Seven Changes That Mean You Should See Your OBGYN

Most women head to the OBGYN once a year for a checkup, and after they find out they are pregnant. But your OBGYN is also there to treat any reproductive health issues that might pop up along the way. Here are seven changes that should prompt you to make an appointment with your OBGYN.

1. Changes in discharge.

If your vaginal discharge is any color other than white or clear, you may have a fungal or bacterial infection. Your OBGYN can diagnose you and prescribe the necessary antibiotics or antifungals to clear things up.

2. Pain During Sex

If sex has become painful, you could have any number of ailments from ovarian cysts to a hormonal imbalance. You deserve to enjoy sex again, and an OBGYN can figure out what is wrong so that you're able to do that.

3. Severe Menstrual Cramps

Minor cramps are not usually anything to worry about, especially if you have always had them. But if your cramps are bad enough to keep you home on the couch, something is amiss — possible endometriosis or PCOS.

4. Spotting

Spotting, or bleeding between periods, often indicates a hormone imbalance that could be due to ovarian cysts, reproductive cancer, or any number of other issues. It can also be a side effect of birth control, but don't just assume this; you don't want a serious health issue to go overlooked and passed off as a side effect.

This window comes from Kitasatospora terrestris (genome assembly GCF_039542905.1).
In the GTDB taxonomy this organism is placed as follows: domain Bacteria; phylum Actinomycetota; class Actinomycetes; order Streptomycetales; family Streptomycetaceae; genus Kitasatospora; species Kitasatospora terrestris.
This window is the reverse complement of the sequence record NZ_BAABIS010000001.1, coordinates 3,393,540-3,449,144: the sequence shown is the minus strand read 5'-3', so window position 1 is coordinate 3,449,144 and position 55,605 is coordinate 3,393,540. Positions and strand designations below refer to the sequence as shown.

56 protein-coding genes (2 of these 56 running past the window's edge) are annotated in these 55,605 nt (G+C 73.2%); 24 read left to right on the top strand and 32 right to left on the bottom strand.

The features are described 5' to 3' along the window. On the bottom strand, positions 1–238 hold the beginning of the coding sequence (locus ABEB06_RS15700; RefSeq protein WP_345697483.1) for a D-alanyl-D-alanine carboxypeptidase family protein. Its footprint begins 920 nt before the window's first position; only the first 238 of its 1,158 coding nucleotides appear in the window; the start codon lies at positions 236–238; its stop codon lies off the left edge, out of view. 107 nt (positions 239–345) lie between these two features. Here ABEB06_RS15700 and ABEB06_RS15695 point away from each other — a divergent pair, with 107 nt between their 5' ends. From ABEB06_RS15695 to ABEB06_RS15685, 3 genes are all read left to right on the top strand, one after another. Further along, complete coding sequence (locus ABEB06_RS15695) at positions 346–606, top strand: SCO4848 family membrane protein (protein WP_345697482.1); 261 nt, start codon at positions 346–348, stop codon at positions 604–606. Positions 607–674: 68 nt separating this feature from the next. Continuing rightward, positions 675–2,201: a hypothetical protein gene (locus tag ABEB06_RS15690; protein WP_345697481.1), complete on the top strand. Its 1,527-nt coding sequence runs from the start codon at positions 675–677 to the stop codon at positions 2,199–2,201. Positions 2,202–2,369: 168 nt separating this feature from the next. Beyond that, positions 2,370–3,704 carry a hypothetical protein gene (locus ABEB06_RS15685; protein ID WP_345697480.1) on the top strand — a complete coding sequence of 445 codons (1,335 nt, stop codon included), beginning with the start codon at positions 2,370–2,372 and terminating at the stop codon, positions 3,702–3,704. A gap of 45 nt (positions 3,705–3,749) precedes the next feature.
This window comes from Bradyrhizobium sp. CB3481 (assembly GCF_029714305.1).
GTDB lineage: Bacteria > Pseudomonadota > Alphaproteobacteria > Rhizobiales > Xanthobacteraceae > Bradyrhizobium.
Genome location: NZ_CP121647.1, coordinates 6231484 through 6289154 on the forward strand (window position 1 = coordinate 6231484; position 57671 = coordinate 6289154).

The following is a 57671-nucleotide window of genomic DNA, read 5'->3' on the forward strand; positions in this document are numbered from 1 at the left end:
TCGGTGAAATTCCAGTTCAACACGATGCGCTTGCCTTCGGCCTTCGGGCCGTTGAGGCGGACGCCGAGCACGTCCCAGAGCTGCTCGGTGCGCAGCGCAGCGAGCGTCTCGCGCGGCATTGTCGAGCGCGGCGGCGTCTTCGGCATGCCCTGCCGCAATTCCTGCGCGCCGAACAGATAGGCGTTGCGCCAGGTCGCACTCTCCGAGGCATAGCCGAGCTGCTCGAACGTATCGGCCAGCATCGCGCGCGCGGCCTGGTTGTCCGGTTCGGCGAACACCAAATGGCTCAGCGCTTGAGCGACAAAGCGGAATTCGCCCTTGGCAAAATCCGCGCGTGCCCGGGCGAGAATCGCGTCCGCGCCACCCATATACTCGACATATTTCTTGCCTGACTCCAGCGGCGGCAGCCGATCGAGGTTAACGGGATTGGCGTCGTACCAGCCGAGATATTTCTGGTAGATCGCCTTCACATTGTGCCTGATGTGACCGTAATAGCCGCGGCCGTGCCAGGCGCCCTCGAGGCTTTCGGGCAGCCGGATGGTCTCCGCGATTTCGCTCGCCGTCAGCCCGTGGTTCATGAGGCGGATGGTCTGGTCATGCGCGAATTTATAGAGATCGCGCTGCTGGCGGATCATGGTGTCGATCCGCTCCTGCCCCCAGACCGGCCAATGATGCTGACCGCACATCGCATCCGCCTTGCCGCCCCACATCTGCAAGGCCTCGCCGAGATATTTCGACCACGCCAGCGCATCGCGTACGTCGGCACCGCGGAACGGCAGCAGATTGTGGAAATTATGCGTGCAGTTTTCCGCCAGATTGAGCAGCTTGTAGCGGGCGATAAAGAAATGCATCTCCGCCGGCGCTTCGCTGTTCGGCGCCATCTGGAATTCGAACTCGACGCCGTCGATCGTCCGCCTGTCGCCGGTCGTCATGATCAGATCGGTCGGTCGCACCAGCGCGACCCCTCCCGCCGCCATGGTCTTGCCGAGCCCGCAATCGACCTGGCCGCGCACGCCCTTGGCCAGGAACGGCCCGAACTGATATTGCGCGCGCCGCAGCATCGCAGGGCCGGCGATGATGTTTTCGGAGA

5. Sores and Lesions

Any sore or lesion that you suspect might be more than an ingrown hair should prompt a visit to the OBGYN. It could be a sign of a sexually transmitted infection, or it could be a wart. In either case, it requires care.

6. Pelvic Pains

Sharp pelvic pains at any point in your cycle should be cause for alarm. They could signal anything from ectopic pregnancies to ovarian cysts. Whether the pains are occasional or persistent, they need to be looked into.

7. Bleeding After Menopause

If you have already gone through menopause and are experiencing some bleeding, this is a reason to see your OBGYN. Bleeding after menopause can indicate a hormone imbalance or certain cancers and is not ever normal.

If you experience any of the issues above or have other concerns about your reproductive health, call your obstetric clinic. They do a lot more than conduct regular PAP smears and help deliver babies.